date born and so on? We look at the whole query to try to give us some other clues as
to what the answer might be. We have a bunch of, you know, to be honest regular expressions
that kind of say "well". And if you say "when", "was", it's probably looking for a date. Even
if we didn't have that, because we have this large database and we can kind of do a lot
aggregate analysis, we know that date of birth are born often looks--often has the value
of a date. So we're--we think it's probably a date. "Where" can also mean where they were
born. [INDISTINCT] a little bit of confusion about that. But we're going to try--we're
going to favor dates in this example. So now we go [INDISTINCT] database. As I mentioned,
we've got a big table full of information like this. You can see that we've got a couple
of potential answers here. The birthplace is there, also the birth date. And we're going
to go in now... Sorry. The big insight here is that we're not just going to look at the
table. If just look at the table, lots and lots of query would match and we'd be able
to answer pretty much any query with something out of the table. As I've shown you before,
there's a lot of low confidence values in there. But the big insight here is we actually
look at the top search results. search is very good at delivering on-topic
information for pretty much any query. So when you say, when was Martin Luther King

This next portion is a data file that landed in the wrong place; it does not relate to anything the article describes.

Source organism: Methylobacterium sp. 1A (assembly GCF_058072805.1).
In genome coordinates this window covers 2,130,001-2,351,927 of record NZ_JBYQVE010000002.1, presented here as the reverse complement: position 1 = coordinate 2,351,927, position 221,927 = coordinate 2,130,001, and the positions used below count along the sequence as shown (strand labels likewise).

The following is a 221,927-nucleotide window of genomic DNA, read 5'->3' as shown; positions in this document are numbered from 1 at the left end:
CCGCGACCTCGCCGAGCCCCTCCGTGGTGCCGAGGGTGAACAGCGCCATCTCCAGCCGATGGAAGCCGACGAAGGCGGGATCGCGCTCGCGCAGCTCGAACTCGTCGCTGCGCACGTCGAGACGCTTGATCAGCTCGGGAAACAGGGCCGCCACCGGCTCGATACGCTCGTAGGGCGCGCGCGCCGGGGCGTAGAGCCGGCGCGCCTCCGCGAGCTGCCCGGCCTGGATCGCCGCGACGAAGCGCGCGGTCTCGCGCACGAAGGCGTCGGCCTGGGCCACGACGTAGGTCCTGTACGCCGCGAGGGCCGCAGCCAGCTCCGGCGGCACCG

Jr. born? Chances are the top--if it's a question, the top documents have the answer. And so
in this case, we go--we look up our suggested answers in the documents and try to figure
out if they appear. In this case obviously, the dates appear. You'll notice also that
the birthplace appears as well. But because of two factors, first, we find the date more
often, and second, we are expecting to find a date; when is it happening is, you know,
we actually answer the question correctly. We got a lot of collaboration at the top search
results and we try to get the users some ways of actually backing this up especially--we're
probably going to be wrong five, 10% of the time. We want to make sure these are kind
of [INDISTINCT] checked, also figure out where this answer came from. So that was the end.
I know there are quick fire hose, another project we're doing here in New York about
question answering. So the next topic I want to talk about a little bit is what we can
do to understand content. So we've looked at the world outside. You know, we can understand
entities now. We can look at queries. We can understand how users are asking questions
and we can look at--now we want to look at how we actually understand the documents,
the content on the web. I'm going to predict a particular slice of this and we've already
talked a lot about extracting information from documents and how we understand that.
But I want to talk a little about Sentiment Analysis. So Sentiment Analysis is the field
where we're looking at. Can--how can we understand what users are saying about let's say a business,
a product, a person. Is it positive? Is it negative? Are they happy about their experience?
Are they upset? You can put it on another way. It's a different [INDISTINCT]. You know,
Erick and his googly eyes or double face palm, right? I mean, like, what are users really--how
are they feeling about this? So just an example. This is one of the things that's actually
out there on today on the place pages which is part of local search. We have
a listing here for the Carnegie Deli. And you'll notice that we're actually summarizing
the reviews for the Carnegie Deli. There's 1,500 reviews almost for Carnegie Deli. And
if you really want to get a good feeling for what's going on, should I go there? Is it